It is an odd contrast: two countries coping with floods of record, but only the developing country readily accepting science-based risk analysis in its planning for future flood events. Perhaps it is simply a question of capacity. Politics aside, Colombia cannot possibly afford to install the kind of highly engineered flood protection on the Magdalena that the U.S. has constructed along the Mississippi, so it must carefully evaluate future flooding risks to choose wisely if, where and how much flood protection is to be provided, how dams are designed and operated, and where future development is located. And even then, “green infrastructure,” such as maintaining natural floodplains that disperse floodwaters, will be preferred as the lowest-cost and most-effective options.

So Colombia’s government officials aren’t waiting for certainty to begin planning for the next flood. And neither should we. Like a wide range of other risks to our health and safety, if one waits for certainty in planning for the future, it will likely be too late to intervene if the potential for disaster becomes reality. And, in an America where public budgets are already acutely stressed, thinking that we can afford to engineer our way out of a future created by politics trumping scientific risk assessment is a tragic illusion.

Robert Bendick is director of U.S. Government Relations at The Nature Conservancy

Photo: Governación de Antioquia

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  1. I cant figure it out. Every year it’s record flooding here in the U.S. along the Mississippi River. Every year the cost of loss is in the billions of dollars. How come we cant come up with a plan to start diverting the water through pipes or channels, at stages up the river from Louisiana? Even if it cost a billion or two every year to build, wouldn’t that be better than flooding out 25,000 people in Louisiana? Build a channel from the Morgana spillway, instead of letting the water find it’s own way to the Gulf. How about sending the water to areas of the U.S. that is drought stricken? We can pipe oil and gas across the U.S., can’t we do that with water?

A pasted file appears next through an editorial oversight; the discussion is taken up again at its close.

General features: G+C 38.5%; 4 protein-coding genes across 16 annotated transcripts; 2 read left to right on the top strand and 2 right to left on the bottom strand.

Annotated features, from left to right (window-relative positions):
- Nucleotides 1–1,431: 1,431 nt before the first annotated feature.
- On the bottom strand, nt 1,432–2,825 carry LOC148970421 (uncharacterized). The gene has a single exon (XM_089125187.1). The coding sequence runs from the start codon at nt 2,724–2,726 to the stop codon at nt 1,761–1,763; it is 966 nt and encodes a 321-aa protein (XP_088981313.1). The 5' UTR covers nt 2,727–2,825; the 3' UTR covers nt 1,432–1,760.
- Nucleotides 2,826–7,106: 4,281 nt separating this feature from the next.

2. How many Americans have even heard of the Magdalena River, which is the second largest in the Caribbean Basin after the Mississippi, much less its historic floods this year. TNC is a major partner in that spectacular country’s rapid growth as its government attempts to lead with sustainability in mind.

  3. This kind of natural calamity is hard to avoid. And the saddest thing about this is that a lot of people are inconvenienced since there homes are destroyed.

  4. Every country should prepare a flood protection program or a calamity program who are always prepared to help the country’s citizens in case this kind of instances occur.